News flash: I might have a death wish. Or I might be having a midlife crisis.
Either way, when a Groupon showed up in my inbox for a $35 price for the Devil Dash, another mud run obstacle course in nearby Lyons, Colorado, I bought it and signed up. WTF is wrong with me? After running the Warrior Dash this summer, I came out to the parking lot to find a $5 coupon on my windshield for the Devil Dash. Ha, I thought, no way was I going to do another crazy 5k.
And then I did. Again, WTF?
I was pretty pumped to run a race for $30 cheaper than the registration fee, thanks to Groupon. Emily, my camping buddy and Warrior Dash comrade, also signed up. My only goal for the Devil Dash was a shot at redemption: to beat my Warrior Dash time (and not get wicked sick again with dehydration after the race. Ooops.).
But once again, things started to unravel in my master plan to 1. have fun and 2. not die. The Ex couldn’t watch The Kid for me on race day like I had hoped, and I didn’t have the heart to ask favors AGAIN of any fellow parents, so I sucked it up and got a sitter. Who’s really great, by the way, Moms and Dads of Longmont/Boulder/St. Vrain Valley communities. Then the weather turned ugly in the 24 hours before the race. Last week, it was in the mid 80s, sunny and glorious. Race day was in the high 30s with rain/sleet. Hello, October in Colorado!
Emily and I originally wanted to do costumes (Angry Birds, perhaps?), but bailed last minute due to lack of time, money, creativity and sewing skills. However, she showed up with SWEET $5 fishhead hats — she got blue and I took green. As we waited for the race to start, we were giddy with stupidity and nerves. I dressed in a pair of nylon shorts, sports bra, nylon undershirt, and nylon white long sleeve running shirt, and an old pair of running shoes. I felt like a carrot in the produce section of a grocery store, with how the sky was misting over Bohn Park where the race was held. A live band played sweet 80s tunes. “Don’t Stop Believin’” echoed in my brain. And then we were off.
Despite the inclement weather, I liked my experience at the Devil Dash more than my experience at the Warrior Dash. First, I think I prepared better: I hydrated before and after the race with Gatorade and water. I practiced running more for this dash. Second, I think the elevation made a big difference. And the Devil Dash course was, for the most part, flat which made it easier than the Warrior Dash (which had switchbacks up the mountains AND had obstacles so you were running uphill gradually for most of the race). The Devil Dash was a smaller, more intimate community event than the larger, much flashier Warrior Dash, so pick your poison. Also, the chilly wet weather prevented me from overheating like I felt I had during the Warrior Dash, which had been a beautiful summer day. As long as I was running, I felt comfortable cruising along the Devil Dash, even though I could see my breath, my legs were pink with cold, and I was soaked with rain and mud splatter even before arriving at the water obstacles. The journalist in me wondered how safe these kinds of races are, though, of course, as I was at the apex of a wooden structure surrounded by other runners; images from an episode of the TV show ER flashed before me, the one where the wooden patio at an apartment collapsed under the weight of all the people on it. Eeeep. Hurry, hurry, get off this thing. I also preferred the layout of this course race much more than the Warrior Dash. While there were more obstacles (I think), they were spaced otu just right and the messy ones — mud, water, blood bath — were in quick succession at the end.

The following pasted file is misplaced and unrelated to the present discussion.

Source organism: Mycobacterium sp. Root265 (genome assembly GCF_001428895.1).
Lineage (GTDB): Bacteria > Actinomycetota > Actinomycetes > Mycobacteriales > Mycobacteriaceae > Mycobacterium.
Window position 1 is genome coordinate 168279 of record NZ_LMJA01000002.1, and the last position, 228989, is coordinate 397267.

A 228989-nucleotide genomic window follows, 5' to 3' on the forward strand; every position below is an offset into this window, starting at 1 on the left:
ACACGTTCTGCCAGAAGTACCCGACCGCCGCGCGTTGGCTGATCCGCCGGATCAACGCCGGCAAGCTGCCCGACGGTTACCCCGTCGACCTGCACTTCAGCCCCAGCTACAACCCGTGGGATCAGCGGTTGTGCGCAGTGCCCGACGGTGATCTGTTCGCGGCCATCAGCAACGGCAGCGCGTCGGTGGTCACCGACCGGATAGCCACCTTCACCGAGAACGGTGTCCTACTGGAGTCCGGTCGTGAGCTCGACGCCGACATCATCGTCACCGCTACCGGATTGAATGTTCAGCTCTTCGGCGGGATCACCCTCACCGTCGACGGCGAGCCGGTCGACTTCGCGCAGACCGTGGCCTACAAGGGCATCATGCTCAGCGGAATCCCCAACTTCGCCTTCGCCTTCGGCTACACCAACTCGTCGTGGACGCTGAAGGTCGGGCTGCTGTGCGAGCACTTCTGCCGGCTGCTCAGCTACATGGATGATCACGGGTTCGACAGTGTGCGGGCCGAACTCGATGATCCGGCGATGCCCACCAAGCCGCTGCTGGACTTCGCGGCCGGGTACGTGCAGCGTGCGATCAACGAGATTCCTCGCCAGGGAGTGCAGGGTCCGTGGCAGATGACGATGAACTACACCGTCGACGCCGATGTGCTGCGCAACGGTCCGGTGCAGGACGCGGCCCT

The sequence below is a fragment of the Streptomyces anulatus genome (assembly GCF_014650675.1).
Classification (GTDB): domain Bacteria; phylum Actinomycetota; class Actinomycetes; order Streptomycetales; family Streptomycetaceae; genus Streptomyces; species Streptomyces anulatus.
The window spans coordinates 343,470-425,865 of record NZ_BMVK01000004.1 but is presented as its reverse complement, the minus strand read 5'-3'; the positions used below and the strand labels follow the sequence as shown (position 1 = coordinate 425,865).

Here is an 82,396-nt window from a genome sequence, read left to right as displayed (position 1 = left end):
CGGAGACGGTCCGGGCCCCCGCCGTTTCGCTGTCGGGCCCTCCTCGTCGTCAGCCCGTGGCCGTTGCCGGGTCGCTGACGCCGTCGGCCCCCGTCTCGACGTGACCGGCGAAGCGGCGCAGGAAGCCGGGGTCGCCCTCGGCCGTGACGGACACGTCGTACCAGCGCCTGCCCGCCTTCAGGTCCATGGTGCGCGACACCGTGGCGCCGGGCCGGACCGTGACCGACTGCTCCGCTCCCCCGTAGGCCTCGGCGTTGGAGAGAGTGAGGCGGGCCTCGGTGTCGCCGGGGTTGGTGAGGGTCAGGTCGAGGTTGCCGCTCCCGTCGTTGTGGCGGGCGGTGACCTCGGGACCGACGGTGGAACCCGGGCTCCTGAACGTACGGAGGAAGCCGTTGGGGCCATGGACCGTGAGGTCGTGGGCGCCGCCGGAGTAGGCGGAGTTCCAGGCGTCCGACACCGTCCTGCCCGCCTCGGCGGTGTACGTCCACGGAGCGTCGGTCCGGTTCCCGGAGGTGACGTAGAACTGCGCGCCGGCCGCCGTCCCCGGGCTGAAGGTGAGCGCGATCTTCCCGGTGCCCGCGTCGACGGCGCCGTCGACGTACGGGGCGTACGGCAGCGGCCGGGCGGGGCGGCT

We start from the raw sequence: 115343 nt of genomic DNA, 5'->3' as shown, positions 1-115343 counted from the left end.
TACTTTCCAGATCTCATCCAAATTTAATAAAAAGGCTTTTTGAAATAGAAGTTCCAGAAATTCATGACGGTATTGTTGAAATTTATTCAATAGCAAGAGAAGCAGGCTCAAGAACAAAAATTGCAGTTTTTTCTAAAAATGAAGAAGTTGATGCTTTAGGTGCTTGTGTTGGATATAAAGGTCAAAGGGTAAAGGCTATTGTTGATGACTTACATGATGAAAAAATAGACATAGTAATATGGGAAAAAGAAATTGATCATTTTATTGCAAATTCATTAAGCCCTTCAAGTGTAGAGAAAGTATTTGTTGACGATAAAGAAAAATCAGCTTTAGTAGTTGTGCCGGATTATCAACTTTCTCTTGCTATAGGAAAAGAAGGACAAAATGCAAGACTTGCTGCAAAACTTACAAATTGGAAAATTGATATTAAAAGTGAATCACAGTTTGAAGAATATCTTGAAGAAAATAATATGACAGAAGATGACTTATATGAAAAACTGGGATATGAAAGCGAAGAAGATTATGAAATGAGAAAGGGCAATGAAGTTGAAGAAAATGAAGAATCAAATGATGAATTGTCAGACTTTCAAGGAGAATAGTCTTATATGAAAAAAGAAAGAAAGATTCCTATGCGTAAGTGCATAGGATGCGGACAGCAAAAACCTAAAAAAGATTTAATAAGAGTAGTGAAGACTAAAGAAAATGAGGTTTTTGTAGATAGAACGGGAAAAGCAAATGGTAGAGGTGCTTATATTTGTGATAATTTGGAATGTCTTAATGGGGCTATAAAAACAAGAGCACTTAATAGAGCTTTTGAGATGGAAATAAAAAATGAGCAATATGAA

I felt amazing at the finish line (unlike at the Warrior Dash, in which I felt like throwing up, crying, fainting). We were giddy with relief and achievement. Emily is a great running buddy for me because I tend to want to sprint out of the gate, only to crash and burn later. Emily is a slow and steady runner, thanks to her cross country running days, and together we gave each other pep talks, high fives, and advice through the course.
“Is this what I do now? Am I a runner? Do I run now?” I asked hypothetically. Despite it all — the rain/sleet, freezing temps, paying more in the end with a Groupon + sitter, and lack of costume bravado (though the fish hats were popular with the crowd who urged us to “Go, fishies! Go!”) — I had an awesome time, and we beat our Warrior Dash times by three full minutes. I also scored a medal (which also serves as a beer bottle opener), a ticket for a free beer (which I gave to a U.S. serviceman who had just finished dashing), and a shimmery devil mullet wig thingy (which I tried to give to The Kid who instead ran away. Her loss.) We had fun. We didn’t die. Success! Boo to the yah. See how easy that is?
Confession: More proof of my death wish/midlife crisis. Earlier this week I signed up with a bunch of college friends of mine to run the Living History Farms race in Iowa, a 7-mile off road race for “runners with questionable sense” on the Saturday before Thanksgiving. I’m assured I will have have fun and not die. Read this Running Times Magazine article about it.
Say it with me now: WTF?!